• You must use the CDN domain to access content. HTTPS support is not available for custom domain names (CNAMEs) since the CDN does not support custom certificates at this time.

Even when HTTPS is enabled, content from the CDN can be retrieved using both HTTP and HTTPS.

Note: If you've created a CDN for an Azure Cloud Service (e.g. http://[XYZ] it's important that you create a self-signed certificate for your Azure domain ([XYZ] If you're using Azure Virtual Machines can be done through IIS.

Custom Domain to Content Delivery Network (CDN) endpoint

In case you want to access the cached content with custom domain, azure lets you map your domain to particular CDN End point. With that in place you can use your own domain name in URLs to retrieve the cached content.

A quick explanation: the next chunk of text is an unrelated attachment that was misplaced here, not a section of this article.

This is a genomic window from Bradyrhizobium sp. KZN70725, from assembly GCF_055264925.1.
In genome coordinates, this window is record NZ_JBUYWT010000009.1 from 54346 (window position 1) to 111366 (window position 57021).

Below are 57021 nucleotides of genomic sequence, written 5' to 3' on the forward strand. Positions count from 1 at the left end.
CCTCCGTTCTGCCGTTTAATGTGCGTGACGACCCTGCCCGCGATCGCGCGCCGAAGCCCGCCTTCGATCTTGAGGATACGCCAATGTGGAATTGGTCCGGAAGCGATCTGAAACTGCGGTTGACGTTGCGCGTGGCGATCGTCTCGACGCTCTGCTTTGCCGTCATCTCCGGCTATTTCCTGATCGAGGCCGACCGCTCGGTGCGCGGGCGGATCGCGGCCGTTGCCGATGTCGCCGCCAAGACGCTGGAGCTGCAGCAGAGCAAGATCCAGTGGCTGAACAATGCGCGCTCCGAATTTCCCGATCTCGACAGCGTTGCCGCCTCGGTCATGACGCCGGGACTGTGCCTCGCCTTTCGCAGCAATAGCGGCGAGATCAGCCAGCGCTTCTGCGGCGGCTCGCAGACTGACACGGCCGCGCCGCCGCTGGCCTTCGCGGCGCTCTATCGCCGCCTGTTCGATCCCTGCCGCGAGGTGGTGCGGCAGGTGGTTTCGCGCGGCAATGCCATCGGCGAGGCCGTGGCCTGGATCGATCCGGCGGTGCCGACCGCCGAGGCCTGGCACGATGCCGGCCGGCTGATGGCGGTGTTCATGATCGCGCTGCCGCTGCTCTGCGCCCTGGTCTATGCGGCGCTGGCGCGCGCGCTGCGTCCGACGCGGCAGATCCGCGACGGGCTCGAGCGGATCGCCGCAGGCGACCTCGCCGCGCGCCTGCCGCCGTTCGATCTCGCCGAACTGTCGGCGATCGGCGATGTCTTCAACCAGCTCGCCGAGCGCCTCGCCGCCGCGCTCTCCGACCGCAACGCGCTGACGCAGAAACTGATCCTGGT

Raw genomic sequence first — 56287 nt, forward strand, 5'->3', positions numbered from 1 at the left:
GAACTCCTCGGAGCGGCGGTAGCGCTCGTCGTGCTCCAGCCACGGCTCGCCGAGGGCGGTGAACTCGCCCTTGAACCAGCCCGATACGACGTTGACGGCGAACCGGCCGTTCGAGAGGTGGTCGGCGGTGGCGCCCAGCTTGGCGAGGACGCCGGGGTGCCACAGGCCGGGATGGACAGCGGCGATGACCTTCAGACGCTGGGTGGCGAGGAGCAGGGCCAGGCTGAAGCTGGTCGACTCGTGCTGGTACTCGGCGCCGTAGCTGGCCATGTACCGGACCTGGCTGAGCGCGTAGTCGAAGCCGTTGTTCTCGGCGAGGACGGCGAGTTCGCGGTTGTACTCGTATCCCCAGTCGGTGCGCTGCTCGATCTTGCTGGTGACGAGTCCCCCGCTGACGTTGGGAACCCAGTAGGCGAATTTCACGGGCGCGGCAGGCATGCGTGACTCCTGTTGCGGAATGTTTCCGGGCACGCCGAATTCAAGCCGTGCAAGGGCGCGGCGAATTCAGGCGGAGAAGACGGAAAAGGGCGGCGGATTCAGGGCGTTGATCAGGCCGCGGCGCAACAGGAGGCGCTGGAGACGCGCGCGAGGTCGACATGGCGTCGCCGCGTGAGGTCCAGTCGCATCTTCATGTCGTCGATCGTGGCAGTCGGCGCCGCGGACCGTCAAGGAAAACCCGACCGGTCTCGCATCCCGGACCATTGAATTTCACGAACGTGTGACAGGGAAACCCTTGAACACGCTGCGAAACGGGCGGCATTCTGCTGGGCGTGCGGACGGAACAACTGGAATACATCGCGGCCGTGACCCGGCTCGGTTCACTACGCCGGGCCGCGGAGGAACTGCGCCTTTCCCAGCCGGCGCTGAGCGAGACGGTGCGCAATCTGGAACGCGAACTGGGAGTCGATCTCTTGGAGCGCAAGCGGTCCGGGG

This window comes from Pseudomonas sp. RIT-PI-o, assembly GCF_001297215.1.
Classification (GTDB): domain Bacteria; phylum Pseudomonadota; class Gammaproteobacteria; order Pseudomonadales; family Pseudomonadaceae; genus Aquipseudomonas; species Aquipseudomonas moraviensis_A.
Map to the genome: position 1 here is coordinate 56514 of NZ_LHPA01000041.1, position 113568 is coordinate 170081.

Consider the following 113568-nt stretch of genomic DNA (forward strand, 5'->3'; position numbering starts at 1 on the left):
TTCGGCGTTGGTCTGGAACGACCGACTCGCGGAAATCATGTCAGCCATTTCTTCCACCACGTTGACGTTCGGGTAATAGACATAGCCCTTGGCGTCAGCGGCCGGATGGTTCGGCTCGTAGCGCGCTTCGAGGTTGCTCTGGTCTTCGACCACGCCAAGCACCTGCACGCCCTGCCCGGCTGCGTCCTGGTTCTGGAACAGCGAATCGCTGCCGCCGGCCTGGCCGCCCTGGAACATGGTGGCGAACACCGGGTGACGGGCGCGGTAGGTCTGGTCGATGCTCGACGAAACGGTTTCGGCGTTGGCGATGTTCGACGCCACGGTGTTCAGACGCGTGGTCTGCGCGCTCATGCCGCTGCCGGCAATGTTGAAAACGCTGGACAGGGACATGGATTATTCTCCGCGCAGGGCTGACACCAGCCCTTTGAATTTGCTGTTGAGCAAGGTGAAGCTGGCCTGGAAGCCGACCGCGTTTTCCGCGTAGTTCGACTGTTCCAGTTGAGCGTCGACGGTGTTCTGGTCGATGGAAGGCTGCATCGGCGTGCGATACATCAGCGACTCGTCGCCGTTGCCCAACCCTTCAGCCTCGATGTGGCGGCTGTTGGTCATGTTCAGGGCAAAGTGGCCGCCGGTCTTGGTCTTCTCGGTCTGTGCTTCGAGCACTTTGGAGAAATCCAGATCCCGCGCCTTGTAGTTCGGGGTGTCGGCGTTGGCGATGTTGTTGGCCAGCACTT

For detailed information on implementation please check- Map CDN to Custom Domain

CDNs are an essential part of current generation’s Internet, and they’re only going to become more important as time goes on. Even now, companies are hard at work trying to figure out ways to move more functionality to edge servers (POP Locations) in order to provide users with the fastest possible experience. Azure CDN plays a vital role as it suffice current generation CDN requirement. While implementing Azure CDN (Or any CDN for that matter) the important thing is to formulate a strategy regarding the maximum lifespan of an object beforehand.

P.S.: As of Now you can't use your own custom domain or SSL Certificate with Azure CDN, But that support will eventually be coming.

Related Articles : Solutions In Azure: Azure CDN